Due to their underlying network structure, rubbers and gels can undergo enormous deformations before any type of failure occurs. This is in huge contrast with other materials such as concrete, that even fails upon a small deformation, and metals, which will deform irreversibly. In this project we study how the big deformations that can occur in polymer networks before failure influence their failure mechanisms. Studying failure is a challenge due to the divergent scales; Although we are interested in the properties of an entire material, the failure starts by breaking a bond between single atoms. In this project we strive to bridge these scales. We attack the problem bottom-up, starting with the physics that governs single polymer chains. From there, using computer simulations and theory, we build networks out of these single chains and investigate how multiple chains interact before, during and after failure. This allows us to study several unique properties of polymer networks that are highly relevant to their failure mechanisms such as the realignment of polymer chains, non-affine deformation, their subisostatic structure and the formation of force networks. Finally, we use the insights from studying these microscopic phenomena to explain and predict the failure we observe at the macroscopic scale.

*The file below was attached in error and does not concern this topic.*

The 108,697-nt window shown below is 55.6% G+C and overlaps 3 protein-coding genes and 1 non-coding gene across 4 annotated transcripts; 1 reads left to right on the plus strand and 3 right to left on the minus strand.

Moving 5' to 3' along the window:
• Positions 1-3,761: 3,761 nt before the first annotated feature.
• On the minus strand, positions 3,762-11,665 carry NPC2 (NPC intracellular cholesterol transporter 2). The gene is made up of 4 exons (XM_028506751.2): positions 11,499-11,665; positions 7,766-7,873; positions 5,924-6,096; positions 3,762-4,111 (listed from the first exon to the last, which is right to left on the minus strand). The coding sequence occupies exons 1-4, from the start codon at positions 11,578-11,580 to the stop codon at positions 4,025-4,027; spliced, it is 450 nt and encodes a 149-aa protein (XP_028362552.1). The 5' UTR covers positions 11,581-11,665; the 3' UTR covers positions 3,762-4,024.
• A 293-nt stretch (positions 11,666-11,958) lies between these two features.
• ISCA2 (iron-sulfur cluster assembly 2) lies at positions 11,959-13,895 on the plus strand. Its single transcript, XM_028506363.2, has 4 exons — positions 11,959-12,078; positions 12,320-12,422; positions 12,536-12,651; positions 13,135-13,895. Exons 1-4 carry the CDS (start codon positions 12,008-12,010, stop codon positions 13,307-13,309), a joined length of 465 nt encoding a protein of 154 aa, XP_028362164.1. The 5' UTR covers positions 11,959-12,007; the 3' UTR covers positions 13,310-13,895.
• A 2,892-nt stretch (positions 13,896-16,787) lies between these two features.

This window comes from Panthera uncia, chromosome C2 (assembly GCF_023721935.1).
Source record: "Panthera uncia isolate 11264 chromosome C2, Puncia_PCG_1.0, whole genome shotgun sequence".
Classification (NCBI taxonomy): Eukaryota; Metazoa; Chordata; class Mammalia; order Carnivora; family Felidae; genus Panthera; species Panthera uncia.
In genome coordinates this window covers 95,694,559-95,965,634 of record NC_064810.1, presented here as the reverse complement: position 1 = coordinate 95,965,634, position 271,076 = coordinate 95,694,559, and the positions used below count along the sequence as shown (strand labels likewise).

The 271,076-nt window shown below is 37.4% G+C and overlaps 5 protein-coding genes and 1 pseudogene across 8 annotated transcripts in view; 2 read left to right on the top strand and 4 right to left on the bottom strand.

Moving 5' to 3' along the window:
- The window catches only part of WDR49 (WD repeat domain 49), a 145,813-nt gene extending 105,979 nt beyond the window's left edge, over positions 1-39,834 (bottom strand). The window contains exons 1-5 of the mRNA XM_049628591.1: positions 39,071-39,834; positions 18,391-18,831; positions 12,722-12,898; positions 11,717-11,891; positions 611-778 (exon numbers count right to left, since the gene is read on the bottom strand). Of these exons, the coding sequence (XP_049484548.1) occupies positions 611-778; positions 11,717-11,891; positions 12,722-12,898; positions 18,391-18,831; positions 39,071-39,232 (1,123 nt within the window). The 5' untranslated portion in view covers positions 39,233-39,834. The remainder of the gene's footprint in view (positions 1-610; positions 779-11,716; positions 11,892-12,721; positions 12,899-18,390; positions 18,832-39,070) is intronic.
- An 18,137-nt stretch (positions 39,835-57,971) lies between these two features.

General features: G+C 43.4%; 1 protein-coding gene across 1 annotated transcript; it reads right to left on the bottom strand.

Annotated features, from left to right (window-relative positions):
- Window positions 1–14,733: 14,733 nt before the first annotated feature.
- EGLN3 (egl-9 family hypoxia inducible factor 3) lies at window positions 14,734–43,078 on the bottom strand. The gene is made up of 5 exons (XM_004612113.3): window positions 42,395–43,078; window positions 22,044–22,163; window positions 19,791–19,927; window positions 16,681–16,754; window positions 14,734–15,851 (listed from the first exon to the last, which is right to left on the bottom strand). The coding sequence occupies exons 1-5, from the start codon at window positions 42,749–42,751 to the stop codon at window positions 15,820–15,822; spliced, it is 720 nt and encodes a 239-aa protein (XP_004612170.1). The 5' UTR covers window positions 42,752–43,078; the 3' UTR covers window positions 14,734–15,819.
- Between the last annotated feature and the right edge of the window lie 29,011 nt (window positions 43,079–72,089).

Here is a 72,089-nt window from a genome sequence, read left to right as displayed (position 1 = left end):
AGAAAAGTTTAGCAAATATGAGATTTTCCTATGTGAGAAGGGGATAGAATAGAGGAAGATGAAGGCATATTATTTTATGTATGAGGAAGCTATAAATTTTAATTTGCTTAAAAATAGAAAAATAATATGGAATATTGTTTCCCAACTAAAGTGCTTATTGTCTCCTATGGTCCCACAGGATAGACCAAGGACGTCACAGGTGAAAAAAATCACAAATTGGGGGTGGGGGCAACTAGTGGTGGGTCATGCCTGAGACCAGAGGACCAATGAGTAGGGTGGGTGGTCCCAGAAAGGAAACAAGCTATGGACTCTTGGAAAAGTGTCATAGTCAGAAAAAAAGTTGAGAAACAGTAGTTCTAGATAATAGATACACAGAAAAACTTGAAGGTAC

Content of the thesis: A thesis within this project will cover either a specific material class e.g. biological fiber networks or a specific type of failure e.g. the brittle-to-ductile transition. Knowledge of theory regarding failure is not required, however it is advisable to have some background in soft matter physics (Driving Forces, Soft Matter and/or Advanced Soft Matter). The thesis requires at least some affinity with programming (e.g. python) or a high interest to learn this. Feel free to contact us if you are interested in this topic.
Methods & Concepts: Polymer Physics, Molecular/Brownian Dynamics, Random Spring Networks and Fiber Bundle Models.